Upcoming Supreme Court decision creates more uncertainty for DACA students

The Immigration Response Team at the University of Minnesota is encouraging DACA students to reapply early in case the program is terminated.


Illustrated by Morgan La Casse

by Katrina Pross

With the Supreme Court’s announcement late last month to review the decision to terminate DACA, recipients remain in limbo as they await the program’s fate. 

In light of this decision, the general advice given to recipients of the Deferred Action for Childhood Arrivals is to renew their status just in case the program is terminated, even if their status is not near expiration. The University of Minnesota’s Immigration Response Team is also recommending students consider reapplying early and has funding available to help students pay the filing costs.

Recipients have to renew their DACA status every two years and it costs almost $500 each time. University students can apply for funding to help pay for the costs through The Dream Fund, which is run by the response team and provides funding for students. 

However, every DACA student’s situation is different, so not every recipient may need to file for renewal, said Marissa Hill-Dongre, the director of the response team. But the University can help students decide if renewing is the right step to take, she said. 

“We want to make sure DACA students are informed about where they stand and that they have reliable information,” Hill-Dongre said. “Immigration advice is different for everyone.”

Created in 2012 under the Obama Administration, DACA protects some individuals who came to the United States unlawfully, such as those who were brought to the country as children, from deportation and provides them eligibility for a work permit. Those who qualified for the program had to be younger than 16 years old when they came to the United States.  

President Donald Trump announced in 2017 that he hopes to end the program, sparking nationwide backlash and efforts to keep it alive. Federal courts blocked Trump from ending DACA, and the Supreme Court announced it will likely decide by June 2020 if Trump can terminate the program, according to the Associated Press.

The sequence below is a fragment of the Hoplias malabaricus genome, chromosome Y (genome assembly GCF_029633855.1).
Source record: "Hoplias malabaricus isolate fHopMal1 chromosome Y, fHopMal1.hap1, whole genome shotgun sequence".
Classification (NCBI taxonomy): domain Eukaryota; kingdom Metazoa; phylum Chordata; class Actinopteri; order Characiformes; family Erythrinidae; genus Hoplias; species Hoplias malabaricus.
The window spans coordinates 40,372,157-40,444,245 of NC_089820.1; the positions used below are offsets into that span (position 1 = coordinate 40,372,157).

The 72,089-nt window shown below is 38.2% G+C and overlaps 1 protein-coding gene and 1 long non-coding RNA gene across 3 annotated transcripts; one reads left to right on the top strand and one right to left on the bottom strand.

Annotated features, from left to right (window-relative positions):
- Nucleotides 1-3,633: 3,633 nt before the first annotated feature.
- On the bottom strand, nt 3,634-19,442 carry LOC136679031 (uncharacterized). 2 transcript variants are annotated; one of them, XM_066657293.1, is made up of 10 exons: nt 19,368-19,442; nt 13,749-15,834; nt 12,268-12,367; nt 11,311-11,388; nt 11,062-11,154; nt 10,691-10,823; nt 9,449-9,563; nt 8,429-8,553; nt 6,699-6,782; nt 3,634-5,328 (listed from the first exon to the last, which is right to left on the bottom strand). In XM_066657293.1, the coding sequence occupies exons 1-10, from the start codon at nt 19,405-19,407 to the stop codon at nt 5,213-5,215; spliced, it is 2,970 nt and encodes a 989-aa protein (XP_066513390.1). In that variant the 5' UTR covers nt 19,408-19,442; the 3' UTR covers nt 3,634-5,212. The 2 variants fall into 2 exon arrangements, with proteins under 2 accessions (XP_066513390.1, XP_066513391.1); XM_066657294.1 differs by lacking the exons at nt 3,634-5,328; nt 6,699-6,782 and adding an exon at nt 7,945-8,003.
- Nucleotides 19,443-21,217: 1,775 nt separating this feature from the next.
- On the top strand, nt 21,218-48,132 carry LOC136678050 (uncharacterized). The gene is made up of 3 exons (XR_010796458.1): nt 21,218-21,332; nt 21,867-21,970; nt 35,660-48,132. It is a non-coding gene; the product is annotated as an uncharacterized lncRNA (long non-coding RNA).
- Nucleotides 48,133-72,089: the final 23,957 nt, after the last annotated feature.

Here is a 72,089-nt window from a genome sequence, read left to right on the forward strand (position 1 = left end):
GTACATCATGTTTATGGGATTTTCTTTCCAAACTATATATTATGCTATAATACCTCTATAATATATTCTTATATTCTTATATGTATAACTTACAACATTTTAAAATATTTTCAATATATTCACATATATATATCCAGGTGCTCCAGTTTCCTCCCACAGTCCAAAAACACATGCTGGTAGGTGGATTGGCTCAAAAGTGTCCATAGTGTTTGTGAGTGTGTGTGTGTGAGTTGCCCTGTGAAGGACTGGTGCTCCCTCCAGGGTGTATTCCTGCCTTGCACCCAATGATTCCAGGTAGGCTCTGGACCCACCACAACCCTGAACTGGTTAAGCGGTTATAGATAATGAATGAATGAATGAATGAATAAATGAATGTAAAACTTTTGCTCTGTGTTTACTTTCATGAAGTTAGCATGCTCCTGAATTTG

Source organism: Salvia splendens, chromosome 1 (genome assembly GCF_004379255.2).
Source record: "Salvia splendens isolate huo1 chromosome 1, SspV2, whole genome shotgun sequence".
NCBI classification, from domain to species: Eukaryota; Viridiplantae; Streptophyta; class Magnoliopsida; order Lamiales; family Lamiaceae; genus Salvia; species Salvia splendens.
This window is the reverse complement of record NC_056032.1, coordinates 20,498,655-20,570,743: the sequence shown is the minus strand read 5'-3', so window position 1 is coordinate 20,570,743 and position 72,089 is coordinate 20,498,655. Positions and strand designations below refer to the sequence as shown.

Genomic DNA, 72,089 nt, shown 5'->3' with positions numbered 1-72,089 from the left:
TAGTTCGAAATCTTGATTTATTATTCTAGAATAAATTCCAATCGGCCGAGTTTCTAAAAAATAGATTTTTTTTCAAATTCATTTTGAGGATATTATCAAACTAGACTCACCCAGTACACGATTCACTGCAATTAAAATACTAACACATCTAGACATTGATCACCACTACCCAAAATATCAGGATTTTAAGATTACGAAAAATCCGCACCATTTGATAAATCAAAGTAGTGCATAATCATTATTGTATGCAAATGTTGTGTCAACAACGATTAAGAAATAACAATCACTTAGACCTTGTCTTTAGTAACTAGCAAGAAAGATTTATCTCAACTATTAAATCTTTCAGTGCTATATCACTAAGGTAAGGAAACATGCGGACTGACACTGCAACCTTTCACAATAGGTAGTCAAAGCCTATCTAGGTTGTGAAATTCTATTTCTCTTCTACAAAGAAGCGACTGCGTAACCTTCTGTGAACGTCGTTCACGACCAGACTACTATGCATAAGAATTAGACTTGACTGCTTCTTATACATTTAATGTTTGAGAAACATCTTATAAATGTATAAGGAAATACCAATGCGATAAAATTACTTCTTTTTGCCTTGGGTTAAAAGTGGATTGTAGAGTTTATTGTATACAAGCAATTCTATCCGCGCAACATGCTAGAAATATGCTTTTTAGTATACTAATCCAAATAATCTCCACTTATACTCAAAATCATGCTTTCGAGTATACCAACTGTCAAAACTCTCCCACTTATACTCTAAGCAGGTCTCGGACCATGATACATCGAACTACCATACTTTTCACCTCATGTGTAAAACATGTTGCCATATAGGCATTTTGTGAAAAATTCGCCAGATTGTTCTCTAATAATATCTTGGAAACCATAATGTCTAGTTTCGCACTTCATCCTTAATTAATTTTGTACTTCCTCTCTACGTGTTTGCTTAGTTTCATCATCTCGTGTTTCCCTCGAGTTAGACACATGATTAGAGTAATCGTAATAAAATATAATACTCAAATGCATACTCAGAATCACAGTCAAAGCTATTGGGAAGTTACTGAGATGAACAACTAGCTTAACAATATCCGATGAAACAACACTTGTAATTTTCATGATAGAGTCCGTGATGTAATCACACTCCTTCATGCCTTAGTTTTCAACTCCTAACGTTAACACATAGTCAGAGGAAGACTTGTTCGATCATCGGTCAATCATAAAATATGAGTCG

Anne Applebaum, an attorney at the Immigrant Law Center of Minnesota, said their office has seen over 160 cases for DACA renewal in 2019. Legal assistance is not required to renew DACA, but many recipients come with questions. Applebaum said whenever a decision or announcement is made that creates uncertainty about DACA’s future, the center usually sees a surge of people coming in for help. 

“The limbo DACA recipients are forced to live under is highly traumatic, as far as planning their lives, having stability and pursuing their dreams. It’s day-to-day uncertainty that no one deserves and should have to go through,” Applebaum said. 

Having status in the U.S. gives people more standing and confidence to secure rights to housing, credit, jobs and fair wages, said Deepinder Mayell, executive director for the University’s James H. Binger Center for New Americans. 

“Status is a fundamental cornerstone in the United States, and is the most essential piece to ensure people can be fully integrated in society,” Mayell said. “[The uncertainty surrounding DACA] creates a great deal of stress and anxiety … It’s astonishing that it’s being jeopardized.”